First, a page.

SMEs generate US$ 30 b+ to Sri Lankan economy

Tuesday, 9 November 2010 05:33 -     - {{hitsCtrl.values.hits}}

Last week I had to kill almost 20 hours as I was on route to New York to attend the Global Apparel and Retail CEO summit on behalf of EDB as Sri Lanka was being featured as an Ethical sourcing destination at this event.

In my hand were the two latest business magazines where Sri Lanka’s corporate sector was featured. Reading from cover to cover, I felt how unfair life could be when we get highlighted in the media showcasing Sri Lanka’s economy when the reality is that it is the Small and Medium Scale enterprises (better known as SMEs) are the real backbone of the Sri Lankan economy.

SMEs generate more than 70% of Sri Lankan GDP, but we never see this sector in any of the glitzy magazines or the financial sections of any of the newspapers, even though in money terms they account for a colossal US$ 30 billion or more. It may not be incorrect to say that they are the forgotten entity of the Sri Lankan economy.

Who is a SME?

One problem in this sector is that there is no proper definition of who a SME is. The problem is not unique to Sri Lanka, but common to many countries around the world. Classifying an SME can be on a multitude of variables that can vary from one country to another. Further, the absence of data in this uncontrolled sector of the economy adds to the complexity.

In Sri Lanka, some say that an enterprise which has less than 99 people and an asset base of four million can be termed an SME. Then another definition is less than 50 people but an asset base of 20 million.

The World Bank states that if any enterprise has below 99 people, it can be termed an SME. Hence, it is very clear that this is one key decision that Sri Lanka needs to take as a country, given that concessionary financial facilities can be targeted as well as specific business development services can be made available if there is a clear classification of an SME.

Apart from the fact that over 70% of the GDP is being generated by SMEs, another important point to note is that from the 4,700 odd exporters that generate almost Rs. 8,000 billion, nearly 80% of them are SMEs.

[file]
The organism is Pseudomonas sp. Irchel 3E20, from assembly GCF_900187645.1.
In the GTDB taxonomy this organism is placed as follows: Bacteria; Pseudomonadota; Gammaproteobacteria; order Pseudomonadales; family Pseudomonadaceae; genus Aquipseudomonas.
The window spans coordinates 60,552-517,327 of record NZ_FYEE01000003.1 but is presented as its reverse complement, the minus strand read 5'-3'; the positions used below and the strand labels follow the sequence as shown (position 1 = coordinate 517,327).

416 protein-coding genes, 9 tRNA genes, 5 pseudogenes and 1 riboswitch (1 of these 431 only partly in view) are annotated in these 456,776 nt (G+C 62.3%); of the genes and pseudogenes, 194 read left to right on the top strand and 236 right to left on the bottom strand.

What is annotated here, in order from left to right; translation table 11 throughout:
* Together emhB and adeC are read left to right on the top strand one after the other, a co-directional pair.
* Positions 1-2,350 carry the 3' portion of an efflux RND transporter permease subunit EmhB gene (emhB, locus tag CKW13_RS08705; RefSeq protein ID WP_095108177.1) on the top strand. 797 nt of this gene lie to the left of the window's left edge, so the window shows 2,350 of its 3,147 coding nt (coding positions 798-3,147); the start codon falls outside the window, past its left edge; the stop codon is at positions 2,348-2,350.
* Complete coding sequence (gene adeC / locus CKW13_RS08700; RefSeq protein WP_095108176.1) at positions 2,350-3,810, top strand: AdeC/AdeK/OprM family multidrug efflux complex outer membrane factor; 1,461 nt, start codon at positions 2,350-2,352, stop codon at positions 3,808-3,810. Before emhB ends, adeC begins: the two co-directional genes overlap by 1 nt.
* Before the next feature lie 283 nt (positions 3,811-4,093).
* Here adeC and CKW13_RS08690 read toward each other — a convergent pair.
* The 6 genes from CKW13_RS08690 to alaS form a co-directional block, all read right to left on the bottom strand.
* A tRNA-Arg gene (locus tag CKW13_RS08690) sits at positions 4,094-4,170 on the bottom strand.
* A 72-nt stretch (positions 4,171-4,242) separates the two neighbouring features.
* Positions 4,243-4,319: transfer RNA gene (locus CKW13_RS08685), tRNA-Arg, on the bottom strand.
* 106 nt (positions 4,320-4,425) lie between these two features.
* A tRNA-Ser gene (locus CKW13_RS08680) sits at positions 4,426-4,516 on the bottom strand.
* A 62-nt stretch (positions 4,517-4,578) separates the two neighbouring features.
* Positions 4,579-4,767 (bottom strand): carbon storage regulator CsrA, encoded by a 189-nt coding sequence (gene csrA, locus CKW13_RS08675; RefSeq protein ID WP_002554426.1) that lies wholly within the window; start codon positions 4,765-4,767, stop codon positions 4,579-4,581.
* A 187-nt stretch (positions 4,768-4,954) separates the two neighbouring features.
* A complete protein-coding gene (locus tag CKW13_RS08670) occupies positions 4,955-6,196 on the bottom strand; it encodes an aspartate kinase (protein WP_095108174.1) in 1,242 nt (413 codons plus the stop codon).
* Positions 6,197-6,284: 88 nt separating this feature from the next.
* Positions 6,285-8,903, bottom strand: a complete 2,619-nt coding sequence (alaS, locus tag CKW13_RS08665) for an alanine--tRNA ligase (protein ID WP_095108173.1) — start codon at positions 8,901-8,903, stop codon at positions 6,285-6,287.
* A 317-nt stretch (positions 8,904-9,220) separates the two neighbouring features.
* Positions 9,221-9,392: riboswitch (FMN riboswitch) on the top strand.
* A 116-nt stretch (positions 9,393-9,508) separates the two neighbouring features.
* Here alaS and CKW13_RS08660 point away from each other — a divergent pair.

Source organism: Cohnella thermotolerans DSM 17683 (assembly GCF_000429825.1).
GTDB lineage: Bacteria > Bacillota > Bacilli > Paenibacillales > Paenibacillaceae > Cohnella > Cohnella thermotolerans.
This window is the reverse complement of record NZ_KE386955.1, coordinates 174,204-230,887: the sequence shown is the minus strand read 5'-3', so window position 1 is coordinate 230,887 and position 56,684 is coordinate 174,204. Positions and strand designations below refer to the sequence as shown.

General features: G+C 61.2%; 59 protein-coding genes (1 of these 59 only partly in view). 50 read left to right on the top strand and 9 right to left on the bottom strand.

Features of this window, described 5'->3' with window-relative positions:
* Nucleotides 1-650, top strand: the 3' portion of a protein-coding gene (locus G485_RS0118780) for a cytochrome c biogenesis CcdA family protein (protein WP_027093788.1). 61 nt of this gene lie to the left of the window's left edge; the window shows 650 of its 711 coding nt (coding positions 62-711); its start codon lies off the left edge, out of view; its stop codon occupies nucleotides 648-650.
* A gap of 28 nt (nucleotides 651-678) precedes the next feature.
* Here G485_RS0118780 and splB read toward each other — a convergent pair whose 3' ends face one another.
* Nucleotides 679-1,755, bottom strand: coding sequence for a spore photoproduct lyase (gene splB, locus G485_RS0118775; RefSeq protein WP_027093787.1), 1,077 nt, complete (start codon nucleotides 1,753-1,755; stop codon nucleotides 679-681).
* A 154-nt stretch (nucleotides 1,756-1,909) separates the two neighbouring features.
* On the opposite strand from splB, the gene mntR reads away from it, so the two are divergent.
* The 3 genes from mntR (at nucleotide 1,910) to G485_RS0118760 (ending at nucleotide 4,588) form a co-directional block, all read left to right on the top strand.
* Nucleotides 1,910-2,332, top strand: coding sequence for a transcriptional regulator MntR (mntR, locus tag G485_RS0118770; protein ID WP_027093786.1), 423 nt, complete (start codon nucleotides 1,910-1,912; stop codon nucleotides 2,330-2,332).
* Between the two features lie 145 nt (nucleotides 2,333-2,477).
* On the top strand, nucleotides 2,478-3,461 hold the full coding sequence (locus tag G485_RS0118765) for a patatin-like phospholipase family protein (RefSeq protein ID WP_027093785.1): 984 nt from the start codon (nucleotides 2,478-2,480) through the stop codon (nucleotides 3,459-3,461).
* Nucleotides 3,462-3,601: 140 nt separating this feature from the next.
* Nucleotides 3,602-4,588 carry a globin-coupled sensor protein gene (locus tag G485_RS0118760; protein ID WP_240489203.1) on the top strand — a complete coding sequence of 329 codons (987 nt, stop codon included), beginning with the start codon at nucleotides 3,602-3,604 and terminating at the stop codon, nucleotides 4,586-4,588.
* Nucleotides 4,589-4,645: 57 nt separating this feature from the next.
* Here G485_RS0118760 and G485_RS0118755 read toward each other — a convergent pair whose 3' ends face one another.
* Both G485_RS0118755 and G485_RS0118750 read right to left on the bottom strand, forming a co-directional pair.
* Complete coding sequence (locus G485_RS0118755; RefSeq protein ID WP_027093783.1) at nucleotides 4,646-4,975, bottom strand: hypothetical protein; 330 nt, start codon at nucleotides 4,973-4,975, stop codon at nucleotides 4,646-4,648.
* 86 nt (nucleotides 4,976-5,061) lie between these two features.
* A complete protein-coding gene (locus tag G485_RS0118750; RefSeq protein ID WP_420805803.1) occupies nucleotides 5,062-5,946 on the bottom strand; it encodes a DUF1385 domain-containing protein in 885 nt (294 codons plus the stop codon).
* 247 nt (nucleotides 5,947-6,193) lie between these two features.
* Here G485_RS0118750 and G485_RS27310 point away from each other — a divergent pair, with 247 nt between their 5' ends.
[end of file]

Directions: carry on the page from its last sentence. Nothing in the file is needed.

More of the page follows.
If we take another sector like the tea industry, from the 300 million kilograms of tea that Sri Lanka produces, almost 70% of them are from the small holding producers that have just half an acre of land area. Hence we see that there are many unsung heroes in the SME business that never get highlighted or for that matter identified so that development can be done from a state perspective.

How SMEs evolved

If I may take you back to how the SME sector evolved in Sri Lanka, apparently way back in 1952, the World Bank had suggested to the Government that it should develop the Small and Medium Scale enterprises instead of promoting large industries.

Then in the 1960s the Sri Lankan Government began focusing on developing cottage industries and the SMEs for the sole purpose of saving foreign exchange through import substitution and to spruce up employment.

Thereafter, in the 1977 post liberalised economy, SMEs were developed to drive the export market, which is actually when the SME sector was unleashed to become the backbone of the country’s economy.

With this development came the multitude of government agencies and private sector banks that were being set up to provide the policy environment to support this fast-developing business sector. This included the Department of Small Industries, CISIR, EDB, SLSI, IDB, SLECIC, Textile Department, National Gem and Jewellery Authority, NEDA, DFCC, NDB, SME Bank and later renamed as Lankaputhra and today, the powerful bank called Regional Development Bank (RDB), to name the key institutions.